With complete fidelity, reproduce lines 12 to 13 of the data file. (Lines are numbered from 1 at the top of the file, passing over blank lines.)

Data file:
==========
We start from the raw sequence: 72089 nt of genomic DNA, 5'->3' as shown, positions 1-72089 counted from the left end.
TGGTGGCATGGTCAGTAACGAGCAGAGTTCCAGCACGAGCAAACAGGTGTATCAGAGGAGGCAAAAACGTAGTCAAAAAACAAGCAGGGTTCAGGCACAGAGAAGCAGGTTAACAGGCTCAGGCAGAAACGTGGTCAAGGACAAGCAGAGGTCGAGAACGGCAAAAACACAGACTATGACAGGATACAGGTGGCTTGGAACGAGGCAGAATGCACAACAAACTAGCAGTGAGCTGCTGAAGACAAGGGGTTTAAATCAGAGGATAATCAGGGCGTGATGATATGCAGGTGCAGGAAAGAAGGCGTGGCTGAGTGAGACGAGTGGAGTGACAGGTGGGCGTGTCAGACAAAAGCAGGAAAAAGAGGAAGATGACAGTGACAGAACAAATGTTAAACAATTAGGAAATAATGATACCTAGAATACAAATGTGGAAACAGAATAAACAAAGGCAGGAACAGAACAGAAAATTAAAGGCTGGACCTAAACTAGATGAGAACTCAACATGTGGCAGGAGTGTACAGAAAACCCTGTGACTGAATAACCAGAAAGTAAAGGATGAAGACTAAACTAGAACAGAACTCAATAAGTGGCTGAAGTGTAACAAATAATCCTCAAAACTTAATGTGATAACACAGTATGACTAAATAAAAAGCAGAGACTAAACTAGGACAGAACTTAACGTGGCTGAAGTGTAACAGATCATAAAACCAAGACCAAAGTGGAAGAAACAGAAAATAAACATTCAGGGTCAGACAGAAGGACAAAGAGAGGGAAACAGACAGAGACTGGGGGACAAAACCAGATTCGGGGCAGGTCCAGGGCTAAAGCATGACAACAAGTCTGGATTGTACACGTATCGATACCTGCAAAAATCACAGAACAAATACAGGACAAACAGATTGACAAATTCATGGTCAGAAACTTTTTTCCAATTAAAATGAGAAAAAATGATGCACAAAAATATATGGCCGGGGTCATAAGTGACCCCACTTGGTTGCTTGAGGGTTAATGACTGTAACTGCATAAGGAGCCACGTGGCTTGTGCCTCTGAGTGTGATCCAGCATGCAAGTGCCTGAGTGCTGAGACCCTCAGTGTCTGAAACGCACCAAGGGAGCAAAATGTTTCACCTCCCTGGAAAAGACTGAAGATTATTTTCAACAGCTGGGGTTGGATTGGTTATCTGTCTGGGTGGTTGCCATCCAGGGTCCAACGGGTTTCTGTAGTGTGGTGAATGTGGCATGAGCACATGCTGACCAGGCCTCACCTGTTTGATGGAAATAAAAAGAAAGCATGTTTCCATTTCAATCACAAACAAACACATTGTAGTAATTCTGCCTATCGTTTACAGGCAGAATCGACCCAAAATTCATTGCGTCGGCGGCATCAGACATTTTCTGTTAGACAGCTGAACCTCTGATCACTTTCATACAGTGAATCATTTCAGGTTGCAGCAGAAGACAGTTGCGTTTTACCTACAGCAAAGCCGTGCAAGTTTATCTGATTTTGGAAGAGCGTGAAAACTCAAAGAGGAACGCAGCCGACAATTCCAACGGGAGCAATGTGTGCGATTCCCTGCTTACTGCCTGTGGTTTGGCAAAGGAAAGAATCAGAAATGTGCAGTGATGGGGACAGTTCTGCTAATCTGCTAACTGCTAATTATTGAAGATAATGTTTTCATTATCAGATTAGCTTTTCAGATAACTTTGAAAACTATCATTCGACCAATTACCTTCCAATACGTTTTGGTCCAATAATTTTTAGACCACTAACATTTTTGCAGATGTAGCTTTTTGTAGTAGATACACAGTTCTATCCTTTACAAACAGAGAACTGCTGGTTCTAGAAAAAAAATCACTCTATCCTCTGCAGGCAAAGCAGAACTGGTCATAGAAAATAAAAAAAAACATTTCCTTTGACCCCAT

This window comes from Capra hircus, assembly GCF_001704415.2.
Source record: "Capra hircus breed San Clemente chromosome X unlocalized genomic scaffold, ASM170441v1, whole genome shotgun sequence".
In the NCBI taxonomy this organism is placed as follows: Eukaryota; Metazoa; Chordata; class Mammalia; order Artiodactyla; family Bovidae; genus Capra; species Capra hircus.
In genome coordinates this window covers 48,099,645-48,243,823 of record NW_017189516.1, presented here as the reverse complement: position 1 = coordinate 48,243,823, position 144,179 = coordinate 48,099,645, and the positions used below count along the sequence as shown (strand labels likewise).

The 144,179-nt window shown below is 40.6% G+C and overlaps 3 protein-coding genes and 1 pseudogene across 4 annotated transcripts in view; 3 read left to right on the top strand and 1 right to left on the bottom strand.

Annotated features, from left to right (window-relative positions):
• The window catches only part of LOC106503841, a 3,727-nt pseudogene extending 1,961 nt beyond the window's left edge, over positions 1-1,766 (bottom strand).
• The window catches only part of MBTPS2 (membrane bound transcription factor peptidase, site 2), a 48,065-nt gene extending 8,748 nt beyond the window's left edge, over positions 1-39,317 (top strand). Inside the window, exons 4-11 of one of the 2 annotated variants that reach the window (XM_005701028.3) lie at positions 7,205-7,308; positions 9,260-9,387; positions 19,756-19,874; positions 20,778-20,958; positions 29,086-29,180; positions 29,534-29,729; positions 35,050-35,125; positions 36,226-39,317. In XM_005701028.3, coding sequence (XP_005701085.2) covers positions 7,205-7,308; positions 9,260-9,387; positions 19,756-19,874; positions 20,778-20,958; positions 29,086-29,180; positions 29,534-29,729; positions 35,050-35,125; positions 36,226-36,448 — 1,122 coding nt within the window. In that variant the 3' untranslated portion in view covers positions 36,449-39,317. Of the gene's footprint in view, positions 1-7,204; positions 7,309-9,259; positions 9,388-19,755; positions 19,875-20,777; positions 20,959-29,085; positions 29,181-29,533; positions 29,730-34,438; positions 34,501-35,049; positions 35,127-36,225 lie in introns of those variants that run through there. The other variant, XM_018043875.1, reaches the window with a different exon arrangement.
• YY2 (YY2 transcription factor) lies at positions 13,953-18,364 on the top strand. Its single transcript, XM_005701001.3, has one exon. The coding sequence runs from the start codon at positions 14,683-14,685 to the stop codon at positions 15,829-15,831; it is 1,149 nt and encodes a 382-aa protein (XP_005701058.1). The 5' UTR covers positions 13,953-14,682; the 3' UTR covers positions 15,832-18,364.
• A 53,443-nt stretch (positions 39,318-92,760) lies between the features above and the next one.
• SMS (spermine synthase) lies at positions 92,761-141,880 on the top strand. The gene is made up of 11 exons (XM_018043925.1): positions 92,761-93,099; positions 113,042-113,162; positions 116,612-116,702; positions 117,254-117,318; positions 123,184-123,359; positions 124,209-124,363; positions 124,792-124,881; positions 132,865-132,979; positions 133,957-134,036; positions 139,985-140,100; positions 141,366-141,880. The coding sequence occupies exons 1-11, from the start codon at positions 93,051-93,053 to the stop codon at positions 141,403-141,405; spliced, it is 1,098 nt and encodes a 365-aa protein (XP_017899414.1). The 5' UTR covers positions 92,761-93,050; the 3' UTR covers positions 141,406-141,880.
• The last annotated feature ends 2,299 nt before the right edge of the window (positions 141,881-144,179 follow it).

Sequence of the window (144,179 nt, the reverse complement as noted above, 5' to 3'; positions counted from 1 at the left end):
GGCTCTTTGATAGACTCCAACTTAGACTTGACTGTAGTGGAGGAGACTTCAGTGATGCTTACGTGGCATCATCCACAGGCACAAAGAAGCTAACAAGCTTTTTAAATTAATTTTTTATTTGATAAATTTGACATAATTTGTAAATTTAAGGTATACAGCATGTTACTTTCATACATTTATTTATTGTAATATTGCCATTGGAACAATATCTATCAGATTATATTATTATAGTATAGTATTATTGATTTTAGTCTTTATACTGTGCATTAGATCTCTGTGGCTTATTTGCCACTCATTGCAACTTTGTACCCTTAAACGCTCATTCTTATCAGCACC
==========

• A 53,443-nt stretch (positions 39,318-92,760) lies between the features above and the next one.
• SMS (spermine synthase) lies at positions 92,761-141,880 on the top strand. The gene is made up of 11 exons (XM_018043925.1): positions 92,761-93,099; positions 113,042-113,162; positions 116,612-116,702; positions 117,254-117,318; positions 123,184-123,359; positions 124,209-124,363; positions 124,792-124,881; positions 132,865-132,979; positions 133,957-134,036; positions 139,985-140,100; positions 141,366-141,880. The coding sequence occupies exons 1-11, from the start codon at positions 93,051-93,053 to the stop codon at positions 141,403-141,405; spliced, it is 1,098 nt and encodes a 365-aa protein (XP_017899414.1). The 5' UTR covers positions 92,761-93,050; the 3' UTR covers positions 141,406-141,880.